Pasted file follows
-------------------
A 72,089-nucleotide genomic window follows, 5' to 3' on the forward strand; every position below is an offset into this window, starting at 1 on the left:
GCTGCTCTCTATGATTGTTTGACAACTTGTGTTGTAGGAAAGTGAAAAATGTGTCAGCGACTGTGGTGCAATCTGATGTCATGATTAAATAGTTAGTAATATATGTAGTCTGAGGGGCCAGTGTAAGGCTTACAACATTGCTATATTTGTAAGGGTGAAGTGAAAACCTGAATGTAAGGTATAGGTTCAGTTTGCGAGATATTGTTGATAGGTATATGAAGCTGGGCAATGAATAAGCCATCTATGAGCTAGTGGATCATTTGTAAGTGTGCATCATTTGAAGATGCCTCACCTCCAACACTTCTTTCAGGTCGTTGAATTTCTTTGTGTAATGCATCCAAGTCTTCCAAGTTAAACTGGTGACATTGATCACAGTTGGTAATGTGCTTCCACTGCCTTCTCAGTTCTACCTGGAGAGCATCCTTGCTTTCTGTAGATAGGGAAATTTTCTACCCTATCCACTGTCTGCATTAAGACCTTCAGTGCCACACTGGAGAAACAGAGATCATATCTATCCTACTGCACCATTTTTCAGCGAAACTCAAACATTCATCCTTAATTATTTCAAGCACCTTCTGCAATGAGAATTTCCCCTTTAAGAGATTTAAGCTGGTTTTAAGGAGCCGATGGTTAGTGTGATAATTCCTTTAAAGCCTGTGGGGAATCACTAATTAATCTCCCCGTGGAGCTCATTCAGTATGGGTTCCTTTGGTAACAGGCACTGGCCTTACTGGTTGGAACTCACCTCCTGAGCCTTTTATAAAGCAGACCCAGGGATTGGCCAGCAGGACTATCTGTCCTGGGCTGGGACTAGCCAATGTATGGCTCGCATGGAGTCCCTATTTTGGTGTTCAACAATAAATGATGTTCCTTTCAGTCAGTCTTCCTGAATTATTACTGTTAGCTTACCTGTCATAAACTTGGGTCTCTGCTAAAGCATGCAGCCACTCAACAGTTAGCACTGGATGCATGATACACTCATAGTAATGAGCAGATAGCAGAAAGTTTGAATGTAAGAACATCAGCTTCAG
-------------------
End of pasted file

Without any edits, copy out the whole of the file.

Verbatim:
A 72,089-nucleotide genomic window follows, 5' to 3' on the forward strand; every position below is an offset into this window, starting at 1 on the left:
GCTGCTCTCTATGATTGTTTGACAACTTGTGTTGTAGGAAAGTGAAAAATGTGTCAGCGACTGTGGTGCAATCTGATGTCATGATTAAATAGTTAGTAATATATGTAGTCTGAGGGGCCAGTGTAAGGCTTACAACATTGCTATATTTGTAAGGGTGAAGTGAAAACCTGAATGTAAGGTATAGGTTCAGTTTGCGAGATATTGTTGATAGGTATATGAAGCTGGGCAATGAATAAGCCATCTATGAGCTAGTGGATCATTTGTAAGTGTGCATCATTTGAAGATGCCTCACCTCCAACACTTCTTTCAGGTCGTTGAATTTCTTTGTGTAATGCATCCAAGTCTTCCAAGTTAAACTGGTGACATTGATCACAGTTGGTAATGTGCTTCCACTGCCTTCTCAGTTCTACCTGGAGAGCATCCTTGCTTTCTGTAGATAGGGAAATTTTCTACCCTATCCACTGTCTGCATTAAGACCTTCAGTGCCACACTGGAGAAACAGAGATCATATCTATCCTACTGCACCATTTTTCAGCGAAACTCAAACATTCATCCTTAATTATTTCAAGCACCTTCTGCAATGAGAATTTCCCCTTTAAGAGATTTAAGCTGGTTTTAAGGAGCCGATGGTTAGTGTGATAATTCCTTTAAAGCCTGTGGGGAATCACTAATTAATCTCCCCGTGGAGCTCATTCAGTATGGGTTCCTTTGGTAACAGGCACTGGCCTTACTGGTTGGAACTCACCTCCTGAGCCTTTTATAAAGCAGACCCAGGGATTGGCCAGCAGGACTATCTGTCCTGGGCTGGGACTAGCCAATGTATGGCTCGCATGGAGTCCCTATTTTGGTGTTCAACAATAAATGATGTTCCTTTCAGTCAGTCTTCCTGAATTATTACTGTTAGCTTACCTGTCATAAACTTGGGTCTCTGCTAAAGCATGCAGCCACTCAACAGTTAGCACTGGATGCATGATACACTCATAGTAATGAGCAGATAGCAGAAAGTTTGAATGTAAGAACATCAGCTTCAG